Prosecutors rest in woman's murder trial


by By JENNIFER EMILY / The Dallas Morning News

Posted on October 10, 2009 at 12:00 AM

Updated Monday, Oct 19 at 6:13 PM

Prosecutors rested their case Friday in the murder trial of Kwaneta Harris, who they say killed her on-again off-again lover Michael Giles, buried him under a slab in the backyard of his home, then raided his finances and hid the death through a web of lies.

Giles, a 46-year-old military retiree when he died, was killed in the summer of 2006 but his body wasn't discovered until October 2007.

Dallas County prosecutors say that Harris shot Giles in the back of the head, hired a boy and his uncle to dig a hole for what they thought was a pond, buried Giles and paid a man to pour concrete over his grave.

Authorities discovered Giles' body in the backyard of his Garland home during an investigation into mortgage fraud because his home loan wasn't being paid.

Garland police quickly looked to Harris, a 37-year-old registered nurse from Detroit, after authorities found she added her name to Giles' bank accounts and had taken more than $200,000 from his accounts and investments, according to testimony.

Harris and Giles met in the mid-1990s in England when Harris' husband and Giles were stationed there in the U.S. Air Force.

Defense attorneys Richard Franklin and Robbie McClung have tried shifting the blame for the murder to Harris' boyfriend, Deandre Knight, by characterizing him as threatening and abusive.

Franklin and McClung admit that Harris stole the money but say she did not kill Giles. She has pleaded guilty to the theft in exchange for a 30-year sentence.

Knight, 40, has been charged with theft for what prosecutors say was his role in the case. Evidence has shown that a check from Giles' account was written to him, but it bounced. Knight, who is in the Dallas County Jail, has not testified during the trial.

Since testimony began last week, prosecutors Josh Healy and Kevin Brooks have painted Harris as controlling and manipulative.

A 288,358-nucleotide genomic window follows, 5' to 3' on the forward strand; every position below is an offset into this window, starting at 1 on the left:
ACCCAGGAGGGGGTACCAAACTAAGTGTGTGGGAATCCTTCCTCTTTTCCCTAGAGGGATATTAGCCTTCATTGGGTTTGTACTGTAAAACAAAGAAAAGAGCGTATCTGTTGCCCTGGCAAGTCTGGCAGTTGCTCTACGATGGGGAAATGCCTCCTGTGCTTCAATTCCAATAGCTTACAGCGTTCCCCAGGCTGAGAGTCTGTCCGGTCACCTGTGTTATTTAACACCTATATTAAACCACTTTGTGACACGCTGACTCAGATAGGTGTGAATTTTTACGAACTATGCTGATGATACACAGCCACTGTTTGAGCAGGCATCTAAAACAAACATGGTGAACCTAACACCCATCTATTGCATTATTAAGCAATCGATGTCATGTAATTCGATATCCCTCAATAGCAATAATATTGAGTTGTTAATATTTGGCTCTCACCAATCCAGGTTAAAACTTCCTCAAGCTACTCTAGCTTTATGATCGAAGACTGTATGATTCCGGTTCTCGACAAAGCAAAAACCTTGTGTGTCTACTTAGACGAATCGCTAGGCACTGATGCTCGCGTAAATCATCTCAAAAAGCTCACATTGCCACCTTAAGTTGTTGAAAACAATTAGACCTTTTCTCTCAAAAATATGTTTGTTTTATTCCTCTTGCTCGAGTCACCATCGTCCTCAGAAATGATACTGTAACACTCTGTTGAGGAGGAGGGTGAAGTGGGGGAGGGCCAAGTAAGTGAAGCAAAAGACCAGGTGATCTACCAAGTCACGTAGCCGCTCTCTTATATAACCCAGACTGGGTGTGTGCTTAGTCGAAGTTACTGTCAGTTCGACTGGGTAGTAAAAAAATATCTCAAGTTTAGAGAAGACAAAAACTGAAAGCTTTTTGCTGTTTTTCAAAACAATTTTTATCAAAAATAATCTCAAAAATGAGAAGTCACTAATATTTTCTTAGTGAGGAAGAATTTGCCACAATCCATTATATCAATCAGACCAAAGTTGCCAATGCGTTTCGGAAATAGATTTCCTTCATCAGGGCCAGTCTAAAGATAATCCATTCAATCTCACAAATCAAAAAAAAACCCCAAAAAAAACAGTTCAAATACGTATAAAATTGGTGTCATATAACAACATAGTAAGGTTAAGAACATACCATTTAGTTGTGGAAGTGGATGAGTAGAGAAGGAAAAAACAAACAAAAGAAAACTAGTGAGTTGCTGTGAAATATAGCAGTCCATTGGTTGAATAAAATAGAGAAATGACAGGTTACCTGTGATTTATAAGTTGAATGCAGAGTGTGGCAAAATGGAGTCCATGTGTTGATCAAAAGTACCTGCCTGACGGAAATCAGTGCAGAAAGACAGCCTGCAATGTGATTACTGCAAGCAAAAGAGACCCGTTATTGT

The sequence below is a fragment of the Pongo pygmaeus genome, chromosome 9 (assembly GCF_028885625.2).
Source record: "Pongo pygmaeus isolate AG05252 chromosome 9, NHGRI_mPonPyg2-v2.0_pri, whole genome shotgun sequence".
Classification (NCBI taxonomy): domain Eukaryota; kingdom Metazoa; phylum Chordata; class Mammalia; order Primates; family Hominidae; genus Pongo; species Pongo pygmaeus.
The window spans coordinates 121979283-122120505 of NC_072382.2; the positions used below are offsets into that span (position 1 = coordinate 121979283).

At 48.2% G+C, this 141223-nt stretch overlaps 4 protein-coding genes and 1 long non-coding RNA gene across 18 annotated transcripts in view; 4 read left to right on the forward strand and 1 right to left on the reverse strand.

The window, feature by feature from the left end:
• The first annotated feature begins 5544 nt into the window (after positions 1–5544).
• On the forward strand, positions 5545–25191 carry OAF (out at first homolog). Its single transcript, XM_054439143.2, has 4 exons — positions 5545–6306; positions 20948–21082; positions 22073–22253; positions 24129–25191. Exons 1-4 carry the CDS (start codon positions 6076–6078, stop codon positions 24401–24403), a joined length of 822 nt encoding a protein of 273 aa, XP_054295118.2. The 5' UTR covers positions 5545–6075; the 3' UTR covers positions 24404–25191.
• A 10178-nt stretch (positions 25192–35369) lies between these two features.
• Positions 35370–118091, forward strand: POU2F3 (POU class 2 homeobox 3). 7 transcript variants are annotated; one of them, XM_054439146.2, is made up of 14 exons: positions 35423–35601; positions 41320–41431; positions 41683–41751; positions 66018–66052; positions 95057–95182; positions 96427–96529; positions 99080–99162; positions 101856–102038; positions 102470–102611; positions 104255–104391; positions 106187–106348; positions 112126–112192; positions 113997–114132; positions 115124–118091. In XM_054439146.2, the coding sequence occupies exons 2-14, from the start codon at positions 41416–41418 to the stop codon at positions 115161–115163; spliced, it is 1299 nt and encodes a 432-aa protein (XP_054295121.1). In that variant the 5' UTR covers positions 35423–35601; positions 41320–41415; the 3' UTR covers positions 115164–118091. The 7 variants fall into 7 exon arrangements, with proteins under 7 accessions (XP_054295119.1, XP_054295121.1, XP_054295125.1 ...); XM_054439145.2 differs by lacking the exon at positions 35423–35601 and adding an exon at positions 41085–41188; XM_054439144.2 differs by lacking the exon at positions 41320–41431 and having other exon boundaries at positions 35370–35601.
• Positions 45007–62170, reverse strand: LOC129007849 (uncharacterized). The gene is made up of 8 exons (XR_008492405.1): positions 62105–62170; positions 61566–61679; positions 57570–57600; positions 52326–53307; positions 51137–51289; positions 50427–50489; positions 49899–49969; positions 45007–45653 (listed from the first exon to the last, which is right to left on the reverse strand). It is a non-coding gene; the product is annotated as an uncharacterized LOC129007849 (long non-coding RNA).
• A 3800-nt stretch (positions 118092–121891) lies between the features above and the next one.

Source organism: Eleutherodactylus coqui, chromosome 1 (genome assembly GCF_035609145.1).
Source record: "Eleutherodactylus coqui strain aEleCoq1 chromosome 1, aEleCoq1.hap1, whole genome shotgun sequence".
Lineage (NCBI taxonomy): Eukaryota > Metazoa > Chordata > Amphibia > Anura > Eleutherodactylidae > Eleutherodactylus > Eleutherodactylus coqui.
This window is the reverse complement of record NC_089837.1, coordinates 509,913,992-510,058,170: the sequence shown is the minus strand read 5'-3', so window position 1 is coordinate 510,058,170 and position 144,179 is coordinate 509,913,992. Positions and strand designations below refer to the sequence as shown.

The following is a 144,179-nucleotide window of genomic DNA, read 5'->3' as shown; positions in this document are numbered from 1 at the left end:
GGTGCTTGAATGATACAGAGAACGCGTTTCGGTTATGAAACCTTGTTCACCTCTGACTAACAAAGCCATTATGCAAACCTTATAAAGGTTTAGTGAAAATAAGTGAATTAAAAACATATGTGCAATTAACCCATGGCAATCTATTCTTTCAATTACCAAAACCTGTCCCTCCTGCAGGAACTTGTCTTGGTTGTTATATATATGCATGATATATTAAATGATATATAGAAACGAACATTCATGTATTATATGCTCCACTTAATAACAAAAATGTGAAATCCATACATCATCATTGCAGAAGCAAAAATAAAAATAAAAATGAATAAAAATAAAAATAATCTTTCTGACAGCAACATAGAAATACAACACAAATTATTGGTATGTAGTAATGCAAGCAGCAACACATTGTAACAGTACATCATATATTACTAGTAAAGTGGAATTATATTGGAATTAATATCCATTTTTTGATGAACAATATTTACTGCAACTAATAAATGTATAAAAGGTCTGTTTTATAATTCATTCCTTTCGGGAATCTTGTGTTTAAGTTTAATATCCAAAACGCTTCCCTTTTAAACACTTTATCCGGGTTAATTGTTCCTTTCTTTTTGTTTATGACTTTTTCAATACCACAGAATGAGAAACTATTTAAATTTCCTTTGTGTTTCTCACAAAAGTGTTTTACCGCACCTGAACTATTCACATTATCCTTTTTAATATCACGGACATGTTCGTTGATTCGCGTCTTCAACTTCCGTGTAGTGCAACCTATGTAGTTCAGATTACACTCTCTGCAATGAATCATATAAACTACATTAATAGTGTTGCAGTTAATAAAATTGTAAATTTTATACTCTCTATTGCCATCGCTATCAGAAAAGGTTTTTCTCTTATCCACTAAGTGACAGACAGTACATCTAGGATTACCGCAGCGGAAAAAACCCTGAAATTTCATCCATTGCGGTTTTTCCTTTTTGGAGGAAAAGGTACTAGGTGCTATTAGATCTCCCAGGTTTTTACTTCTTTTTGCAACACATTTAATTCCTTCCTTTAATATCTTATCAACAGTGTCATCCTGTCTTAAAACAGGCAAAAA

In one instance, when Giles was already dead but before his body was discovered, a financial planner testified, he met with Harris and a man "who I thought was Michael Giles" in a Detroit home. The meeting was set up to allow Harris to gain access to Giles' financial accounts.

Donald Eberly testified that he met them at the home because Harris told him Giles had been in a car accident, had a stroke and could only whisper "yes" or "no."

Eberly said the man he thought was Giles was bandaged and in a hospital bed, but signed the needed documents. He said that Harris had Giles' Texas driver's license and military identification card.

Prosecutors said in opening statements that the man in the bed was Harris' boyfriend - Knight.

Prosecutors said another example of Harris' manipulations was how she persuaded the daughter of a former cellmate to confess to Giles' slaying.

This happened after Harris had been arrested on a capital murder charge and released on bail.

The woman who falsely confessed, Erica Flores, told jurors that Harris wanted to hire her as a private investigator, and laid out her first mission as a sort of test.

Flores testified that Harris told her to confess to Giles' murder to see if the district attorney's office would then dismiss the case against Harris. Harris did not tell Flores that she was, in fact, the Kwaneta Harris accused of the murder.

Getting the charges dismissed, Harris told Flores, was part of a test by the Texas attorney general's office to see whether the district attorney's office would dismiss the case properly. Flores said Harris told her prosecutors had dismissed cases against whites, but wanted to see if they would do so for a black person.

Flores, who did not graduate from high school, testified that she never did apply for the supposed private investigator's job, but didn't think it odd that Harris had asked her to confess to a crime she did not commit.

"I just thought 'job,' " she said.

Flores said she wrote out a confession and she and Harris rehearsed 10 times what Flores was to say. "She told me what to say and how to look," Flores said.

Flores did confess to police and prosecutors, but told jurors that they did not believe her story. Flores said they began asking her about Harris, who has also been charged with impersonating a public servant.

Testimony also showed that someone called the Crime Stoppers tip line with information about the crime that would have supported Flores' version.

Prosecutors may have sealed their case on Friday when David Wells, the bail bondsman who initially paid for Harris to bond out of jail, testified that she confessed to him that she killed Giles.

Wells testified that Harris told him that she shot Giles in the back of the head during an argument.

Wells also testified that Harris asked him to remove a computer and a wig from a neighbor's car. The items were found in a neighbor's car after Wells went to prosecutors with the information.

But one aspect of the tale is scientifically provable: Giles was shot in the back of the head.

Testimony continues Monday.